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The Most Political Activity in America

Charles S. Bullock III

This book will prepare readers for the redistricting of congressional, state legislative, and local collegial bodies that will follow the 2010 Census. Almost every state legislature will devote extensive time to redrawing its own districts along with the state's congressional districts during 2011-2012. Chapters 2 through 5 cover the major factors involved in drawing the new maps. These are arranged in the order of their legal prominence beginning with the need for equal populations before moving to the obligation to avoid discriminating against minorities. Chapter 4 examines the other elements weighed by those redrawing districts: compactness, respect for political boundaries and communities of interest. Chapter 5 deals with partisan considerations and consequences of redistricting. More than any other state, Georgia has probably been the locale for more precedent-setting cases and had more difficulty securing Department of Justice approval of its districting plans. Chapter 6 uses Georgia as a case study to demonstrate the application of a number of concepts discussed in the preceding four chapters. The seventh chapter provides a preview of the post-2010 redistricting with a discussion of projections of likely congressional reapportionment. The final chapter also considers how the changes in the Voting Rights Act adopted in 2006 may affect the next round of redistricting. « less more »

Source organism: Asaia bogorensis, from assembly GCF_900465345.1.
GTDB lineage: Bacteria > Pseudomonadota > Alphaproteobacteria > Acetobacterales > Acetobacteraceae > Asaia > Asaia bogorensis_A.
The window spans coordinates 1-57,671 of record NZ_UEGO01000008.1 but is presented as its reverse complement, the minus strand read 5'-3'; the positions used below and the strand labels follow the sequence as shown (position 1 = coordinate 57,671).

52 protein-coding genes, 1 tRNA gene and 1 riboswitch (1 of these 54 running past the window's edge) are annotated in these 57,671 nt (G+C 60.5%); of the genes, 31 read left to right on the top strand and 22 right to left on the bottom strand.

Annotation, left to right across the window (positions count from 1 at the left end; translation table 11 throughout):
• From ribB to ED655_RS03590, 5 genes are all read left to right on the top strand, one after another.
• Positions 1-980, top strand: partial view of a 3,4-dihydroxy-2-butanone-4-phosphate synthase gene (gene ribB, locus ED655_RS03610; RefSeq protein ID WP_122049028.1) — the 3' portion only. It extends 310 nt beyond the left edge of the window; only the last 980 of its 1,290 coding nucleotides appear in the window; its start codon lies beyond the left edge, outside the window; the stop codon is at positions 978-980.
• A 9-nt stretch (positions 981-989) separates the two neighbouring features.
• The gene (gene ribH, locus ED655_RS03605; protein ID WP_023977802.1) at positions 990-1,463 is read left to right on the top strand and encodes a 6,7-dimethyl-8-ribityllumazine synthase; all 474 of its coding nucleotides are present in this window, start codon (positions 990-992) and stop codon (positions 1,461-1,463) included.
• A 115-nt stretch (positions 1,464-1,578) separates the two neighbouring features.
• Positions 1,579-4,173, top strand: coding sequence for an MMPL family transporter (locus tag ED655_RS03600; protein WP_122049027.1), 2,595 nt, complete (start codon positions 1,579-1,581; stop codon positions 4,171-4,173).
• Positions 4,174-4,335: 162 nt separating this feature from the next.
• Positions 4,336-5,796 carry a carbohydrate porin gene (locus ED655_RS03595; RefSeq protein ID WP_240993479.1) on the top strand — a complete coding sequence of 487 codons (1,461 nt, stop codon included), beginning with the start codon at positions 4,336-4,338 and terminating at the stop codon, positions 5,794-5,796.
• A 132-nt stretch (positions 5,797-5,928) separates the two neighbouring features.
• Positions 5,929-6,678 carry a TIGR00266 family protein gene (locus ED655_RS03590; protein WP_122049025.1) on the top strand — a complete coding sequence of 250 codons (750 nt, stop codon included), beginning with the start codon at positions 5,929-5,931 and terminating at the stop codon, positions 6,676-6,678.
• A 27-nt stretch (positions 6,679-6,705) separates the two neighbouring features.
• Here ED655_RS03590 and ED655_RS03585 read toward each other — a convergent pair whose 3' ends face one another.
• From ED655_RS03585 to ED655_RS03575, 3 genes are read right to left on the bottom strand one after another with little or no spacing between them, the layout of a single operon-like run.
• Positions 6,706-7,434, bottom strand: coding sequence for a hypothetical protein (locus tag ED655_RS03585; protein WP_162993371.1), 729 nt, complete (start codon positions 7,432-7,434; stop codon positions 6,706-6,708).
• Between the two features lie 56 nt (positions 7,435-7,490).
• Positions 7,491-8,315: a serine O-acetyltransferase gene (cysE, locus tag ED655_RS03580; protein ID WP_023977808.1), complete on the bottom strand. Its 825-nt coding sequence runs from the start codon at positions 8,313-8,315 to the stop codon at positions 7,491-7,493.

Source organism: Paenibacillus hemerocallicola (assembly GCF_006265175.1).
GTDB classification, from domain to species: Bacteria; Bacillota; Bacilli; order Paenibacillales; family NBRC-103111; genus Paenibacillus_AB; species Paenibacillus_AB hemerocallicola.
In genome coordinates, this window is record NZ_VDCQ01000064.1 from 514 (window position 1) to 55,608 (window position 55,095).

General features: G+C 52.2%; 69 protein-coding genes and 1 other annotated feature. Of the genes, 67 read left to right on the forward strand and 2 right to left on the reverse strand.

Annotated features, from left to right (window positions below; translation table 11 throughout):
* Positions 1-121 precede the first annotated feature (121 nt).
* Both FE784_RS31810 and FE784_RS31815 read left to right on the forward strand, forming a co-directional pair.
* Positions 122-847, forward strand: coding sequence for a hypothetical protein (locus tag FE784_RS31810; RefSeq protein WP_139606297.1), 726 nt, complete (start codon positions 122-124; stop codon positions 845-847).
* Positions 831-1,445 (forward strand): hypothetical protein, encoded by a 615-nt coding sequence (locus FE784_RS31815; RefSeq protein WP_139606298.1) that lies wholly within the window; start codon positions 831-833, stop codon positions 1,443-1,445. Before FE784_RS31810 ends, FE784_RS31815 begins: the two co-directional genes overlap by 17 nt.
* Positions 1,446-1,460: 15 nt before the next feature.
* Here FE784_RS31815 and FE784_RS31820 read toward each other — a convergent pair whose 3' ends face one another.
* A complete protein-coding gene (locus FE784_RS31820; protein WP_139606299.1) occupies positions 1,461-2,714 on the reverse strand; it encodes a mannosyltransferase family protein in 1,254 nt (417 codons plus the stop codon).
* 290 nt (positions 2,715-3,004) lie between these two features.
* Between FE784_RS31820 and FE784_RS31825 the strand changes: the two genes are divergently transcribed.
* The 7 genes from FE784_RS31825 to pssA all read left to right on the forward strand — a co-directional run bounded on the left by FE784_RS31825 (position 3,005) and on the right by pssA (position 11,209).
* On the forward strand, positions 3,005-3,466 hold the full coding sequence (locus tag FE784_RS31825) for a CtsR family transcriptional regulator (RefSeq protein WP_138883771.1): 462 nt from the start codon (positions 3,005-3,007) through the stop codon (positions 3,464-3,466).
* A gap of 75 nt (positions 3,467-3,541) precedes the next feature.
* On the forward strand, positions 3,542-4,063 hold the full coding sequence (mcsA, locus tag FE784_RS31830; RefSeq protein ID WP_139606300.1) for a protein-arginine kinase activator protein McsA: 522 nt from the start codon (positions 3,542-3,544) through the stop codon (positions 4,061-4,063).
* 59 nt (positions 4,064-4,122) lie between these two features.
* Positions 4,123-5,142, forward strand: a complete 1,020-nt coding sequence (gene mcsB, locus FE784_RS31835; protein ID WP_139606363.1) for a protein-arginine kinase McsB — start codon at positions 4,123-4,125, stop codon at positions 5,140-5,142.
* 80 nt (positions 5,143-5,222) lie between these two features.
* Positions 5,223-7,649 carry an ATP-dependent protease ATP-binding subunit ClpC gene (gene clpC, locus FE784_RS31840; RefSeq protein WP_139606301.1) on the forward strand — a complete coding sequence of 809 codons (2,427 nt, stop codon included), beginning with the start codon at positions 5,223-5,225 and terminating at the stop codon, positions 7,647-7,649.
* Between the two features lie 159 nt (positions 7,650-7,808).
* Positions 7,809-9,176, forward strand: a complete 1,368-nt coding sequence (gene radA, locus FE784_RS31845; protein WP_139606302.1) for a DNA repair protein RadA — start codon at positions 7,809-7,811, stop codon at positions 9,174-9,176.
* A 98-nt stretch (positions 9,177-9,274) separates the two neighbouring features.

Rowman & Littlefield Publishers
Pages: 234Size: 6 1/4 x 9 1/4
978-1-4422-0353-2 • Hardback • June 2010 • $91.00 • (£60.00)
978-1-4422-0354-9 • Paperback • June 2010 • $29.00 • (£19.95)
978-1-4422-0355-6 • eBook • June 2010 • $27.00 • (£17.95)
Charles S. Bullock III is Richard B. Russell Professor of Political Science and Josiah Meigs Distinguished Teaching Professor at the University of Georgia.
1 Introduction: Why Redistricting is Important
2 Population Equality: How Equal Must Districts Be?
3 Minorities and Redistricting
4 The Populations are Equal and Minorities Have Not Been Discriminated Against: Now What?
5 Partisan Gerrymandering: All's Fair in Love, War and Redistricting
6 Gerrymandering Georgia: A Case Study
7 Conclusion: Looking to the Future
There is a saying that 'History teaches us many lessons.' Dr. Bullock's book does a masterful job of tracking the history of redistricting in this country. It should be required reading for all those involved in the upcoming 2010-2012 round of redistricting.
Kimball Brace, Election Data Services, Inc.

Charles Bullock brings substantial insight into the complicated and varied redistricting process. Redistricting has been called the most partisan part of partisan politics, and Bullock elucidates why by laying out the importance of redistricting.
Janet Box-Steffensmeier, The Ohio State University

On the eve of the upcoming round of redistricting, Charles Bullock III, one of the nation's foremost experts on redistricting, has provided us with a comprehensive review of the political and legal issues involved in the districting process.
Thomas L. Brunell, University of Texas at Dallas

Bullock (Univ. of Georgia) provides a comprehensive description and analysis of redistricting and the factors that influence the 'most political activity in America.'....[B]oth scholars and laypeople would be well advised to use this work as the starting point for understanding the heated controversy of redistricting. Highly recommended.

In addition to serving as an excellent redistricting primer, where Bullock's book really shines is in its tracking of the ever-developing set of legal rules that govern the redistricting process and his Georgia case study.
Political Science Quarterly

  • Examines the factors that will guide the redistricting of Congress, state legislatures and local collegial bodies
  • Reviews major court decisions that have set standards for redistricting
  • Provides an up-to-date review of the relevant literature from th disciplines of political science and law
  • Illustrates various gerrymandering techniques with helpful maps
  • Considers consequences of past redistricting decisions